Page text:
Surviving your MBA

I want to ask you a question. You don’t have to answer me, just yourself. But first, I must tell you a story before asking my question at the end.

Three MBA students are studying together. We’ll call them Yudhisthira, Bhima, and Arjuna (and say upfront that any resemblance to people you may know is purely coincidental). This is how their conversation goes …

Arjuna: I want to ace the exam tomorrow. There are people coming to recruit next week and I want to say that I had the highest grades.

Bhima: You always have the highest grades, but you still won’t get the job. Recruiters don’t look for the best student, my friend.

Arjuna: Who do recruiters look for then?

Bhima: People who can get things done. Exams are just a small part of that. It’s people like me, who play sports, organize events, and participate in community activities who demonstrate what it takes to be a good leader.

Arjuna: Even if it means that you don’t understand the basics of management? Even if it means that you can’t read a balance sheet? Companies are not stupid. They value strong fundamentals.

Bhima: You can learn how to read a balance sheet by seeing a video on the Internet and by reading a textbook. It’s no big deal. Classes and exams are not where you actually learn things.

Arjuna: Be as you wish, my friend. I have spent good money for my education here and I intent to learn as much as I can from the classes, from the great faculty here, and from classmates like Yudhisthira. Which reminds me, why are you so quiet today?

Yudhisthira: I am thinking.

Bhima: He is always thinking. When is he actually going to do anything?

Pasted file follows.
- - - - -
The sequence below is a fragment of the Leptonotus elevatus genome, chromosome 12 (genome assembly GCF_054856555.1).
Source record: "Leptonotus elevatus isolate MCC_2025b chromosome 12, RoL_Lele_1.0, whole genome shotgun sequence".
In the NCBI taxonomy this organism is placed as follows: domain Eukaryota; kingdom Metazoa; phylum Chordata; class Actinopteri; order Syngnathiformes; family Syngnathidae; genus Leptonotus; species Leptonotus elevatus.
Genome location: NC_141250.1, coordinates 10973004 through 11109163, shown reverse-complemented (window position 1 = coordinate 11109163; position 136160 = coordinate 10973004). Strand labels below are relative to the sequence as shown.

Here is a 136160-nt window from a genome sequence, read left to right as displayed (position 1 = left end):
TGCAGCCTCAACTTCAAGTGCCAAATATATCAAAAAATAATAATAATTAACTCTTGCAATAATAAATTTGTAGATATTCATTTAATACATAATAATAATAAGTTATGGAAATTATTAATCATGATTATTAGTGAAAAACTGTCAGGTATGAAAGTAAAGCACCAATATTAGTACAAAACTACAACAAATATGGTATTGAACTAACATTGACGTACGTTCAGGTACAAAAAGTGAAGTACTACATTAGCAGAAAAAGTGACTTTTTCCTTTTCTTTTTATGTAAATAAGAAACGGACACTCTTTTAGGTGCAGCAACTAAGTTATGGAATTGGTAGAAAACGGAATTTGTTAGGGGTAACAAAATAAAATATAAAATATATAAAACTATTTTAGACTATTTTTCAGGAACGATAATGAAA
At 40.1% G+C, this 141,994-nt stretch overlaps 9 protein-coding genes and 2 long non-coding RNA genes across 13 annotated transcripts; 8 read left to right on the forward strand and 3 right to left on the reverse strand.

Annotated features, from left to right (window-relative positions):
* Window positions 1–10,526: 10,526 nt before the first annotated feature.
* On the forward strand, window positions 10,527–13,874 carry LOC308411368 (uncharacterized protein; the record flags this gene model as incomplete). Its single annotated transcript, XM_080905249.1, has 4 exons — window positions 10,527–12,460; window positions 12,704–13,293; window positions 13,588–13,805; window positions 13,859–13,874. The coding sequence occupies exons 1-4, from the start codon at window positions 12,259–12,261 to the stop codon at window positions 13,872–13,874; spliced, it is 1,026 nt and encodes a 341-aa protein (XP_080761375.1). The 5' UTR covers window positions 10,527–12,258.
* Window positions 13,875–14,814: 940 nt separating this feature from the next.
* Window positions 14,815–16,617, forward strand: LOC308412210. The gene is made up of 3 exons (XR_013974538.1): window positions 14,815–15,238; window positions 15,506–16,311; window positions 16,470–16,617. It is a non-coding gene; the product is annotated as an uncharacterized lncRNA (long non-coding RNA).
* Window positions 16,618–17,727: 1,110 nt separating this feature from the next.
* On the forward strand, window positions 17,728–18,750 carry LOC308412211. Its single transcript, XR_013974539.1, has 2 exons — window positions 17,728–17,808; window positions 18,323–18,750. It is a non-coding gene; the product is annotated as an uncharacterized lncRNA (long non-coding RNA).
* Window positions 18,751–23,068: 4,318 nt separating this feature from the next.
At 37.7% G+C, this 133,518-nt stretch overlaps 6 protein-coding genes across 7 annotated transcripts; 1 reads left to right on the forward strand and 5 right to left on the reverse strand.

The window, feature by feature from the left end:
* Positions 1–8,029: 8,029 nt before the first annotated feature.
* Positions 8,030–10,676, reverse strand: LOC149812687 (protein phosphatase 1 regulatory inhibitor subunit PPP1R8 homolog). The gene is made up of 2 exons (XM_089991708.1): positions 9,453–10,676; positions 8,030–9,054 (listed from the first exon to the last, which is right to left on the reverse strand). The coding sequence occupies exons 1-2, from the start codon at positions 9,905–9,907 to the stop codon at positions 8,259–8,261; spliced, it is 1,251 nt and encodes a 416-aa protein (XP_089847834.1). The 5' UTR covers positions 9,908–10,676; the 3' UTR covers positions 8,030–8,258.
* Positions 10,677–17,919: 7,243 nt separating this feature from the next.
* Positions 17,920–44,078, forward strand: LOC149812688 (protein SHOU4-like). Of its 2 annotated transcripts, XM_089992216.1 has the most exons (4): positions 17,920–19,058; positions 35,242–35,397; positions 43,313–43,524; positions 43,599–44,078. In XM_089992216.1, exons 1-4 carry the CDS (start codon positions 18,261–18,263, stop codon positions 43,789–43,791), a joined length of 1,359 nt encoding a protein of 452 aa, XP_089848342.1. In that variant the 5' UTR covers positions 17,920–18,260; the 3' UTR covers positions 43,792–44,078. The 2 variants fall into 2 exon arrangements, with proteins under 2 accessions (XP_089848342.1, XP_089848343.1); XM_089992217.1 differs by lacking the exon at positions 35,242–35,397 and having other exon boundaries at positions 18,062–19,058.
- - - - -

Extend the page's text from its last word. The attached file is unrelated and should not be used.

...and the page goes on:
Arjuna: Bhima has a point. What are you going to do during your MBA?

Yudhisthira: I was thinking of becoming a better person …

[No one says anything for a while.]

Bhima: You can be a better person by doing social work, joining a religious order, even by working in hospitals and schools. Do you really think a MBA program will help you?

Yudhisthira: It should. The world of business can get complicated. Companies can lie in order to sell their products, officials can demand bribes for getting things approved, customers can refuse to pay for what they buy, so on, so forth. If I can learn how to function honourably in a world like that, I will end up being a better person.

Arjuna: The ethical side of business troubles you?

Yudhisthira: Even our own behaviour sometimes troubles me. We copy from each other during exams, we plagiarize reports from the Internet, and we take credit for work that is not ours. It’s all quite disturbing.

Arjuna: We are doing what it takes to succeed – here and in the real world. Our courses are hard and we need all the help we can get.

Bhima: The important thing is that we are learning how to compete. As you yourself said, we will live in a world that is not entirely fair. As we work and play, we abide by the rules we see around us, not a vision of perfection.

Yudhisthira: Sadly, I agree. But it still does not stop me from aspiring towards honest business, just society, and a better environment for all. How to do all that is what I want to learn in my MBA. This is a brave new world with new technology and a new dawn for Indian opportunity. We must change and so I must change.

Bhima: Be my guest. I am proud to call you my friend and will gladly live in your world. But today, I must spread my wings, get new experiences, and have fun along the way.

Arjuna: I have to get back to work. Tomorrow’s exam is going to be difficult …

[All are quiet.]

It’s me again with the question I promised. Who do you want to be – Yudhisthira, as he improves himself personally; Bhima, as he improves his personality; or Arjuna, as he proves his personal capabilities?

How will you survive your MBA?

abhinanda sarkar

Dr. Abhinanda Sarkar

Associate Dean and Director of Research

MYRA School of Business

December 24, 2014